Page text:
The party’s over

Growing up, I wasn’t particularly attached to any of my grandparents. I liked them well enough; and enjoyed the few times a year I spent with them but I didn’t get as excited about seeing them as my oldest does to see his Ouma. My mom.

Seeing as he spent the first four years of his life living a mile or two from her house, he’s pretty fond of her. And now that the distance between our houses has increased a few thousand-fold, he eagerly anticipates visits with her.

There’s a countdown of the number of days until she arrives. There’s talking on the phone to her about what will happen when she comes to visit. There’s the preparing of gifts – drawings, crushed-up-paper placed in a box, etc. And the anticipation of the sleeping arrangements: he insists on sleeping in her room, usually on a sleeping bag.

So Ouma arrived in Calgary a few days ago, and Mr. G’s excitement was not for naught. There have been daily tea parties with cookies, stories read in abundance, even a trip to a local amusement park. Not to mention daily baths, which these tired parents inevitably defer as much as possible. There’s something endearing about scruffy, slightly dirty little kids, isn’t there?

Last night, as I was cleaning up the toys in the basement play room, I watched my oldest as he was busily doing who-knows-what. He’d taken a gray and white silk scarf and had lain it in the middle of the floor of the guest room. The new, still-wrapped tabletop ironing board we’d bought at IKEA (at my mom’s insistence) had also been placed in the middle of the floor. Mr. G called it his ‘surfer board’. And the four pennies he’d found – somewhere – were placed in a little dump truck in the same vicinity. He called it his ‘allowance’.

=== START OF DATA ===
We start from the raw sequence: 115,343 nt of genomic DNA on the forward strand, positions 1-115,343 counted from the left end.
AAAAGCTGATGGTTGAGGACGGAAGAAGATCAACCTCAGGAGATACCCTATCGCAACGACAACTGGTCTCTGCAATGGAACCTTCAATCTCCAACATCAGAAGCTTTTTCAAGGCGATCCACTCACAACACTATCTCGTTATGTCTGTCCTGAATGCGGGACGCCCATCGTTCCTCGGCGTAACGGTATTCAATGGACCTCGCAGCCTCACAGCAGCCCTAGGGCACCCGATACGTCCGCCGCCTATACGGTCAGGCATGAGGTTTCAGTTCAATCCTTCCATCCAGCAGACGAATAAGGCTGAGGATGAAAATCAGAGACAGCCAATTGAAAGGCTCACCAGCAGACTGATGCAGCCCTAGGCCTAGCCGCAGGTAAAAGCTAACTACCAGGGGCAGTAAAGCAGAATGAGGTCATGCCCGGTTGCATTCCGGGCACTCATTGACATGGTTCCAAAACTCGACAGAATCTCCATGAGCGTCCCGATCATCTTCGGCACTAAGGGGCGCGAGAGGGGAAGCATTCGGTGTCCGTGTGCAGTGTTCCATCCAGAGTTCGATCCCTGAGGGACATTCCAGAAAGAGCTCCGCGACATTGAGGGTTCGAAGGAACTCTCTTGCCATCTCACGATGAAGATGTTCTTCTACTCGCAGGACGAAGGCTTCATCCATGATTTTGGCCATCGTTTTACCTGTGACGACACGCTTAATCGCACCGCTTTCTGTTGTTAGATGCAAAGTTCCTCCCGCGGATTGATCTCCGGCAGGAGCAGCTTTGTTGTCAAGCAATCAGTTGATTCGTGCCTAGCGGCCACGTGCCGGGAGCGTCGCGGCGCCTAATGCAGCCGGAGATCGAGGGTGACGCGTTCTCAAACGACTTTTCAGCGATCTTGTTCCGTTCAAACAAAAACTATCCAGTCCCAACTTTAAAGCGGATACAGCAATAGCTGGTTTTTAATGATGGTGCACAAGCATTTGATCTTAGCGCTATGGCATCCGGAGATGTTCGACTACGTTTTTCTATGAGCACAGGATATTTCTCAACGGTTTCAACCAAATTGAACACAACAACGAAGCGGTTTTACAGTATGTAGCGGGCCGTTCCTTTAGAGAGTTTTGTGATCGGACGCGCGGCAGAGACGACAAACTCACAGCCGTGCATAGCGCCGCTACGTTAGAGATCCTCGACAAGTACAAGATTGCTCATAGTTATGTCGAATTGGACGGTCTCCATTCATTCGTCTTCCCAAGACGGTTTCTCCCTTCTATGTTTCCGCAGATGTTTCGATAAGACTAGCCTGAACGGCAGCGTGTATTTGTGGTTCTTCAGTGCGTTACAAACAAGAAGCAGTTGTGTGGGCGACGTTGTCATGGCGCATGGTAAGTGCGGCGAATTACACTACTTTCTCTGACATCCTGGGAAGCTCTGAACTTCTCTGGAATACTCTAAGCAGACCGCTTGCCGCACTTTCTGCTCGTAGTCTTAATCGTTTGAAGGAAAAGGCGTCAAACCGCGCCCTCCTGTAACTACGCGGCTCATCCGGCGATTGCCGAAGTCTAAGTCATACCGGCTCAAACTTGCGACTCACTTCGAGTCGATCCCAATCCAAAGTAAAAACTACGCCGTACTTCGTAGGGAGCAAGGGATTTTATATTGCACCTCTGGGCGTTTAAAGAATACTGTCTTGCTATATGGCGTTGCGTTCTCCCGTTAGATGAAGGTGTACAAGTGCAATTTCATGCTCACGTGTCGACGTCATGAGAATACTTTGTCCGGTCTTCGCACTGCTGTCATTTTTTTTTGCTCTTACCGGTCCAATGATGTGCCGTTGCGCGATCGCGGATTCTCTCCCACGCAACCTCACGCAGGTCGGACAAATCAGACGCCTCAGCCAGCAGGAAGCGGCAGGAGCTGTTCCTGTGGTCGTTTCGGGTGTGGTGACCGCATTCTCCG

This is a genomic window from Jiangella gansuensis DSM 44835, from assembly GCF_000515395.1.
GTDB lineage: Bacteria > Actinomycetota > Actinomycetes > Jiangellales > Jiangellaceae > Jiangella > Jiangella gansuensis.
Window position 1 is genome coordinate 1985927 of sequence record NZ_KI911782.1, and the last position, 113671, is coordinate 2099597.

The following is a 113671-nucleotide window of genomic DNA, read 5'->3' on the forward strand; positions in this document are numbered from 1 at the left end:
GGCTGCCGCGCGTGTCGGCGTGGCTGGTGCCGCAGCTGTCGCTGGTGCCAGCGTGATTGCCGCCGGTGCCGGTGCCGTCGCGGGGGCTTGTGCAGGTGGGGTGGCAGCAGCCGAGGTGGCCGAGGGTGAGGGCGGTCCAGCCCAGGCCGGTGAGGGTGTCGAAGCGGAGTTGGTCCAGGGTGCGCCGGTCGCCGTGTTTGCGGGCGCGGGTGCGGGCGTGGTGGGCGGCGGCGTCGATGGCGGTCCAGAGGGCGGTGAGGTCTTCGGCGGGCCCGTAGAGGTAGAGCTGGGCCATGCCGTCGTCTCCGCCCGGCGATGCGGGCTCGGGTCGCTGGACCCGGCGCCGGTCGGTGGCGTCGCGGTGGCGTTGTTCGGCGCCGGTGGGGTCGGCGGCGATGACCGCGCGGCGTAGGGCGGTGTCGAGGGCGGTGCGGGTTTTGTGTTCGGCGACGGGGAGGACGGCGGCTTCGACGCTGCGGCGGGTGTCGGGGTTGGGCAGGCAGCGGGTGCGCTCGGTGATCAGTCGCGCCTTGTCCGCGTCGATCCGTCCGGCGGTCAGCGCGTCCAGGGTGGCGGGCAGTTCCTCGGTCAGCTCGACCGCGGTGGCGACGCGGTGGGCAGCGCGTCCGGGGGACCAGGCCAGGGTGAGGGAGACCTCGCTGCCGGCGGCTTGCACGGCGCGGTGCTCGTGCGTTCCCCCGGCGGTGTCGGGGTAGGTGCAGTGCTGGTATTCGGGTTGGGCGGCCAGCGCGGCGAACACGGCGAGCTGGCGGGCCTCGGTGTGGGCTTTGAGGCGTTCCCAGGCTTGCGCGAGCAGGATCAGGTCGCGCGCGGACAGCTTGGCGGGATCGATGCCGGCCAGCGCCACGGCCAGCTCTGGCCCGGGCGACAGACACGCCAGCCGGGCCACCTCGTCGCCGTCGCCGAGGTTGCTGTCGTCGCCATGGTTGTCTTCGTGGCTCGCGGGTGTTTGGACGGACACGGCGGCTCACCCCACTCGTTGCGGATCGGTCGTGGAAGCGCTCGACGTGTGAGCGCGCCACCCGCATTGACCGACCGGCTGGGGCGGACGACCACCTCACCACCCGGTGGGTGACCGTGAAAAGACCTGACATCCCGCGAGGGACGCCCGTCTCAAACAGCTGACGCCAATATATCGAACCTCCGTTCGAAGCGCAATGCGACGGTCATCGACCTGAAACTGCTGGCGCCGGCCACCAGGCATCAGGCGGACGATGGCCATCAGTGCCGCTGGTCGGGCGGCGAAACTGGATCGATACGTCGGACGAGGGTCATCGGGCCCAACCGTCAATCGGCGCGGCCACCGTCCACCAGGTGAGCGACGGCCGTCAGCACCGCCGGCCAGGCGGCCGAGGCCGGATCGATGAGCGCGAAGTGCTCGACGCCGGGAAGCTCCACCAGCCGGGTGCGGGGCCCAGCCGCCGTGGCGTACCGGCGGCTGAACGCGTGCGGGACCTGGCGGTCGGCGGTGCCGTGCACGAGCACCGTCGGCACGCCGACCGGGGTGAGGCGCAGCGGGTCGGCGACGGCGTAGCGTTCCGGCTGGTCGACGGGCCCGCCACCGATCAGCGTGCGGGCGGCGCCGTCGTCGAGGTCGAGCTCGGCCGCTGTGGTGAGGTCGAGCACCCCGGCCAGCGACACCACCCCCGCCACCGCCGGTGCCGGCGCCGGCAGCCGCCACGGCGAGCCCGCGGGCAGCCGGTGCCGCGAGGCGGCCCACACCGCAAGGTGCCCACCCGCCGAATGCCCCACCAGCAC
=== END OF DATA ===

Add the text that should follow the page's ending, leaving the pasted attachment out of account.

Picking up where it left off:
I asked him what he was doing. (Who wouldn’t?!) He said he was ‘making a party.’ Clearly the kid needs to get out; maybe go to some real parties, for I can’t quite recall having ever attended a party like that. But who can understand the mind of a five year old? I said good night, turned out the light and went upstairs.

There was weeping and gnashing of teeth several minutes later. Apparently Ouma had found him, in the dark, standing on his ‘surfer board’. And she’d taken it away for fear he might break it. Which led to a round of the most pitiful tears he’d shed…..that day.

Eventually there was peace and quiet, and all involved fell asleep for the night, forgetting about the great injustice that had occurred.

Until Mr. G woke up this morning; speaking of the incident from the moment he woke up. ‘Ouma took away my surfer board,’ he reminded me once he was awake. Just in case I’d forgotten. He mentioned it a few more times in the course of the morning. Finally I saw him scribbling with a black marker on a white sheet of paper. With my limited vision and interpretative ability of five-year-old ‘writing’, all I could discern was that he’d strung together some letters on a page. Which he placed in the center of the guest room floor; on top of the scarf that had remained in position overnight.

‘This says: the party’s over‘, he announced matter-of-factly, without a hint of anger or accusation.

Let all who pass by this place know: the party he’d been making the night before had been nixed by the ‘old’ lady who was trying to keep an ironing board intact.

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